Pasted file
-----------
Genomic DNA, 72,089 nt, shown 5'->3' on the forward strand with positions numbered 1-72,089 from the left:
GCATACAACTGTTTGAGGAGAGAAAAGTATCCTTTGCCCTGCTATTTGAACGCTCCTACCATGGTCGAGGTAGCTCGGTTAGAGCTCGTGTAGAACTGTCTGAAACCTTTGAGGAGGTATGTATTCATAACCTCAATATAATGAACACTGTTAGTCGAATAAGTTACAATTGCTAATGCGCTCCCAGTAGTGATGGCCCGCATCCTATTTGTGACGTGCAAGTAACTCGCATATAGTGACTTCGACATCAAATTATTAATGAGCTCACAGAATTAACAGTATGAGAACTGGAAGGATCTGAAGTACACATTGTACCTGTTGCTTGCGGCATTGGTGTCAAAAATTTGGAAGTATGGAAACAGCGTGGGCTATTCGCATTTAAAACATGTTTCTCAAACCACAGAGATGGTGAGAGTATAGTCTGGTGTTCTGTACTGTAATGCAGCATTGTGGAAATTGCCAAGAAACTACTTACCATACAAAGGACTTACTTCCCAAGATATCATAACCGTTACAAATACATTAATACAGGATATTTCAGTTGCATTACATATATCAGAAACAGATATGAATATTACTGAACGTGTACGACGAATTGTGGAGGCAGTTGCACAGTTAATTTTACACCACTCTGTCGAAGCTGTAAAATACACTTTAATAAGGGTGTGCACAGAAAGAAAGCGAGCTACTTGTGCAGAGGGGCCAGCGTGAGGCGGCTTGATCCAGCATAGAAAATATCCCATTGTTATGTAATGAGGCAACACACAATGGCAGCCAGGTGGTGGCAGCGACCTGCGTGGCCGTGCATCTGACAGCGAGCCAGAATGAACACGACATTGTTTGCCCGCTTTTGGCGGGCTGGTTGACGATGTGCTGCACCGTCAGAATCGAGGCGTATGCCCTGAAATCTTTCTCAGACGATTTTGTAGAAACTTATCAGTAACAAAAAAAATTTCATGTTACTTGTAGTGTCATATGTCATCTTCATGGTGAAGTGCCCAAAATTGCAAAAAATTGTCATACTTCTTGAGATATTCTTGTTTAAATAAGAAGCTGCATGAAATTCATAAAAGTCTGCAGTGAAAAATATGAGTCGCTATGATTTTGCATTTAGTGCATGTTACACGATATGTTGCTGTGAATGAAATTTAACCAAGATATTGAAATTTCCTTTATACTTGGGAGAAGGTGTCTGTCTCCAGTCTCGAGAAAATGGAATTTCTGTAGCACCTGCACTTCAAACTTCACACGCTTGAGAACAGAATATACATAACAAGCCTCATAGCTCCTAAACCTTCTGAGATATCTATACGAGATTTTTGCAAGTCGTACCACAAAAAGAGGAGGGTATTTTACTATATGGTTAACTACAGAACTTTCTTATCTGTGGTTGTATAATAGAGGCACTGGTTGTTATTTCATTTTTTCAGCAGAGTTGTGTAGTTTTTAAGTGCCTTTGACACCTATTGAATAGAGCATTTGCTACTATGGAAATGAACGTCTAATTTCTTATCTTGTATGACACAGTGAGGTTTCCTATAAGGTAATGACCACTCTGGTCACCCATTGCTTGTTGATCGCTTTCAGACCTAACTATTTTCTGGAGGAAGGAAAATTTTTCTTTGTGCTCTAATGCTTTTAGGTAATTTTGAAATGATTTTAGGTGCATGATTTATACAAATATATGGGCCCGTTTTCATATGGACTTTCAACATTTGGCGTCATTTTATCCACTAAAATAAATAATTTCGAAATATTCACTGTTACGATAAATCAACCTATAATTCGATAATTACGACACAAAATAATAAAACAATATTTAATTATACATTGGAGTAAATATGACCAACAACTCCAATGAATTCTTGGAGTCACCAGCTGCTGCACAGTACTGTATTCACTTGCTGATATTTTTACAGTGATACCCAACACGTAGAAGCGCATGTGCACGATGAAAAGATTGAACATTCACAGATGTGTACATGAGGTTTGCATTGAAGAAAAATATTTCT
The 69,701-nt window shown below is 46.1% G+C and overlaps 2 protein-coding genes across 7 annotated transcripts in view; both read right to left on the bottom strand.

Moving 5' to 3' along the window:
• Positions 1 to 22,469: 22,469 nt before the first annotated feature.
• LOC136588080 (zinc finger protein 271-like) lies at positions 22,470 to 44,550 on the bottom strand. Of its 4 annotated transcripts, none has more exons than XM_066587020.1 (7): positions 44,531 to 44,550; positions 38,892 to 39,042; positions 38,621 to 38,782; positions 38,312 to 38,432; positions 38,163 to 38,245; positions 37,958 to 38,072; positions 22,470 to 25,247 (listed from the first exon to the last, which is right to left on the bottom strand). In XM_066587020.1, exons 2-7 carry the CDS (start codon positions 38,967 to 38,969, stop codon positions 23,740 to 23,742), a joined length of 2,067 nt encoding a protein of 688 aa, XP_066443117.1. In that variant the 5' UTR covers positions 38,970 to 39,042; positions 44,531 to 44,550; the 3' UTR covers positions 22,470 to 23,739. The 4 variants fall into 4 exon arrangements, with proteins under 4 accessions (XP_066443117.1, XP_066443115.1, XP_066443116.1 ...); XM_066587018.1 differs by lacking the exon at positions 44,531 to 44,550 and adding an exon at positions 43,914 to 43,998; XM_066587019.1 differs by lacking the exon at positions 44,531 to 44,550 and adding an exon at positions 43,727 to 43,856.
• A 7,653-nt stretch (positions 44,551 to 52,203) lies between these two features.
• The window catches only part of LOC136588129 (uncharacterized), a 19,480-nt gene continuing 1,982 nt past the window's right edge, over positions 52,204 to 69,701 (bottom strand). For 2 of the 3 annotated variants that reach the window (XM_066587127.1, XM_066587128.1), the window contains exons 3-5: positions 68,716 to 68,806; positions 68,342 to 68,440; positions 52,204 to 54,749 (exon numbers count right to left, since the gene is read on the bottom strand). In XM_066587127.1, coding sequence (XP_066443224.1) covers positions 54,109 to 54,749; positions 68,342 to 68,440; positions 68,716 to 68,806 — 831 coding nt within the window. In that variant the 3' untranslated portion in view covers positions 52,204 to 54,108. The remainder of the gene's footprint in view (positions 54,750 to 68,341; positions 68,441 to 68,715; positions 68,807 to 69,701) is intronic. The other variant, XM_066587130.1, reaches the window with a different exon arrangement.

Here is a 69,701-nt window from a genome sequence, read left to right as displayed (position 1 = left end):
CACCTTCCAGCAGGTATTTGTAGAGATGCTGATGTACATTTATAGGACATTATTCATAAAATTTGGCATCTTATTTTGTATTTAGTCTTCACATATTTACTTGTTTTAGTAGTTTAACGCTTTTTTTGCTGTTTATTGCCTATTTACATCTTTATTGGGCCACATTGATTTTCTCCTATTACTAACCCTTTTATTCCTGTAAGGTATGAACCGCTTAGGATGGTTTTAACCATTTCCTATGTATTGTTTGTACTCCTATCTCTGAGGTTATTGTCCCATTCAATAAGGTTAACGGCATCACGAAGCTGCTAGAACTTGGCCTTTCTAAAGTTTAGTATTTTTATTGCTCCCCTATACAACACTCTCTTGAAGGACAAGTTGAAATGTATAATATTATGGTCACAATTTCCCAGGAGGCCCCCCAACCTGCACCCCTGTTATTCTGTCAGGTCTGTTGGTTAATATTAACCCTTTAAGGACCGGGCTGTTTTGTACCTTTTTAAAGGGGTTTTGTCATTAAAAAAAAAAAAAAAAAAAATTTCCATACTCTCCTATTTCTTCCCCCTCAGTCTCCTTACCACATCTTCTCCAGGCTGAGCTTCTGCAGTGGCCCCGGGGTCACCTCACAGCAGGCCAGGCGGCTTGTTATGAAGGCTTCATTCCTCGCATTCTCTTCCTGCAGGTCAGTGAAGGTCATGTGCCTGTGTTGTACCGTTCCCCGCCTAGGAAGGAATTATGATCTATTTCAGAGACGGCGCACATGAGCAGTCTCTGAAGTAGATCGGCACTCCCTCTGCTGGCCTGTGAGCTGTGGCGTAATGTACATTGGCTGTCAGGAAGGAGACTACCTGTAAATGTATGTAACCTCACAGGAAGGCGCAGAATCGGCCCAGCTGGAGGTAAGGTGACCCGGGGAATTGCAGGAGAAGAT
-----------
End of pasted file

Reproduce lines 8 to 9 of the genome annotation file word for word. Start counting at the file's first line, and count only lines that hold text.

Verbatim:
• The window catches only part of LOC136588129 (uncharacterized), a 19,480-nt gene continuing 1,982 nt past the window's right edge, over positions 52,204 to 69,701 (bottom strand). For 2 of the 3 annotated variants that reach the window (XM_066587127.1, XM_066587128.1), the window contains exons 3-5: positions 68,716 to 68,806; positions 68,342 to 68,440; positions 52,204 to 54,749 (exon numbers count right to left, since the gene is read on the bottom strand). In XM_066587127.1, coding sequence (XP_066443224.1) covers positions 54,109 to 54,749; positions 68,342 to 68,440; positions 68,716 to 68,806 — 831 coding nt within the window. In that variant the 3' untranslated portion in view covers positions 52,204 to 54,108. The remainder of the gene's footprint in view (positions 54,750 to 68,341; positions 68,441 to 68,715; positions 68,807 to 69,701) is intronic. The other variant, XM_066587130.1, reaches the window with a different exon arrangement.

Here is a 69,701-nt window from a genome sequence, read left to right as displayed (position 1 = left end):